When Line 6 first introduced the Variax modelling guitar back at the Namm show in 2002 there was a sharp intake of breath – while not the first modeling guitar getting 25 guitar tones from one instrument was a real innovative step – getting it into a mass produced guitar was something else.
These days there are three main models of the Variax Electric guitar – the 300, 600 and 700. The 700 is the top of the line, with attributes such as a Carved ash top over mahoganny body, maple neck, 22 Fret rosewood fingerboard, Gotoh Tuners and one tone, one volume control.
On first glance the 700 is a really handsome guitar – it’s nicely crafted with a nice strat-esque shape to it with a double cutaway design, it’s nicely contoured which means it’s comfortable to hold and it balances nicely when playing.
One of the first things you notice when you pick it up is how heavy it is – this is not a light weight guitar by any means. We’re not sure if it’s the mahogany body or the added electrics but it does take some getting used to.
Acousticly there’s a nice twang to be had before it’s plugged in – it sounds nice and bright – the neck is responsive enough and the sound sustains well enough.
There’s two outputs for the guitar – a standard jack socket and a Digital I/O that can be used to attach to a PoD XT, Vetta or the included footswitch (this will also help power the device).
The variax features an integral bridge mounted Piezo pickup, there’s no visible pickup which for traditional guitarists renders the variax slightly strange looking. The sounds are responsive and articulate, the piezo is very quiet leaving the natural sounds of the guitars to shine through.
Switching between the emulated guitars is a dream – simply select the type of guitar you want e.g. Spank for Stratocaster, flick the pseudo pickup selector switch for the model you want and go for it.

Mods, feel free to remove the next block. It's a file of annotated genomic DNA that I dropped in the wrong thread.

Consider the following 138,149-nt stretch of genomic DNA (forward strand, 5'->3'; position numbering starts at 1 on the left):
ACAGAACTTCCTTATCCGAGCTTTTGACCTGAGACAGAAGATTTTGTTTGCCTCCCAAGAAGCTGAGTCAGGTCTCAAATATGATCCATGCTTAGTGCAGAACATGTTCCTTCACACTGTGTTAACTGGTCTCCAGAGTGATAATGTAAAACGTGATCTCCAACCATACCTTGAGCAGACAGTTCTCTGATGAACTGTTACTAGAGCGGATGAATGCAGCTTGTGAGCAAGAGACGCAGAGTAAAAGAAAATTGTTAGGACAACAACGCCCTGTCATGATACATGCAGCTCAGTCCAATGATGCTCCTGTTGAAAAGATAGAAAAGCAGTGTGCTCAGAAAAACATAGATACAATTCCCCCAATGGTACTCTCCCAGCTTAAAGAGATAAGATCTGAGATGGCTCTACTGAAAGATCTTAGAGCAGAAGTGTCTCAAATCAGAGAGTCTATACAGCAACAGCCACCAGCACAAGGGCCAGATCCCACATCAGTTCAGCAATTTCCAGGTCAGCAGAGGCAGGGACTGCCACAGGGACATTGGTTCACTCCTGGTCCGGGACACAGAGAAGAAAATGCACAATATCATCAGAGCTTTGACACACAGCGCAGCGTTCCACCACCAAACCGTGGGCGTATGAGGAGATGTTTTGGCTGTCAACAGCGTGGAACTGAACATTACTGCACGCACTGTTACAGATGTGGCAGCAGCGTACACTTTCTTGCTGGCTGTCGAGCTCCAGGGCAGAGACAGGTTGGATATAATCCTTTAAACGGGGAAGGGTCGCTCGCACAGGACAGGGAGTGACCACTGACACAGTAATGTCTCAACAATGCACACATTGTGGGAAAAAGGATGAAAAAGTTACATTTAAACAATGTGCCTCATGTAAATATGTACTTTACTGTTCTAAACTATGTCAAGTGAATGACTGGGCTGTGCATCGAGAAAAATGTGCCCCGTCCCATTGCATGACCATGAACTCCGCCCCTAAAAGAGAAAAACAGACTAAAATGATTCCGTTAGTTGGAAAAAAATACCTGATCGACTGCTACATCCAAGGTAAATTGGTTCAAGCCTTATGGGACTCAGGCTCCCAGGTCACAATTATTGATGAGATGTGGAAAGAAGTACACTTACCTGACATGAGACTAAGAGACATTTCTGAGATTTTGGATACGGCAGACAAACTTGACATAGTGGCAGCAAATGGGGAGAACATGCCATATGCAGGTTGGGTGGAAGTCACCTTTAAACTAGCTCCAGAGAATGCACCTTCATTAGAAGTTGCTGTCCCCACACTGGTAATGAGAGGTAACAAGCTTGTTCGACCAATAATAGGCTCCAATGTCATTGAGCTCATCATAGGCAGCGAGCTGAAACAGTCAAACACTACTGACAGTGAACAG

What Line 6 have managed to achieve with the Variax is nothing short of astonishing and although some of the sounds that are produced are a little on the synthetic side – notably the 12 strings the sounds all useable – in our opinion the Strat sounds, Les Pauls, Gretsches and the Jazzboxes are superb – close your eyes and you really wouldn’t know that there coming from the one guitar.
Select any of the strats and your dialled in to strat heaven – responsive with enough bite, the Semi’s all have that natural sustain that comes with a hollowbody and that rounded woody tone even the Les Paul (Lester on the dial) has that authentic Gibson tone going for it. Throw in the dead on takes of the resonator and Jumbo acoustics and you’ve got a smile a mile wide.
One question levied at the Variax is how accurate the sounds are – well there won’t be too many of us with the vintage guitar collection that the sounds are based on so this is open to interpretation – however for a very usuable mixed pallatte of sounds the variax excels.
One thing to note is that the sounds on offer with the 700 are the same as are on offer with the 300 and with the list price for the 700 being three times as much as it’s counterpart – those just looking for the range of sounds may opt for the cheaper instrument – however the 700 is the better guitar with a wiser choice of materials going into the final product.
The variax has a number of applications from those wanting to pad out a home studio to those in covers band looking to reproduce the authentic sounds of a variety of bands – the Variax fits in nicely.
Add into the mix the limitless options with the Workbench software and PoD XT then you could argue that you have a sound for all purposes.
There’s a certain romance attached to guitars and the sounds they make are often associated with the way a guitar looks – and a fun game to play with the Variax is to play around with the settings with your eyes closed and see if you can guess the model -
At around $1400 the variax 700 is always going to be a guitar that splits the guitar community – some will love it – the purists may take some convincing. With the price you could afford a quality guitar with albeit with a little less tonal options – and there’s no doubting that the likes of Fender and Gibson have the edge over the quality of the end product and while that can’t be entirely forgiven Variax can be partially forgiven. The important thing here is that the market has forever changed – and over the coming months/years we’ll see more and more guitar modelling hit the marketplace.
For more information visit Official Line 6 site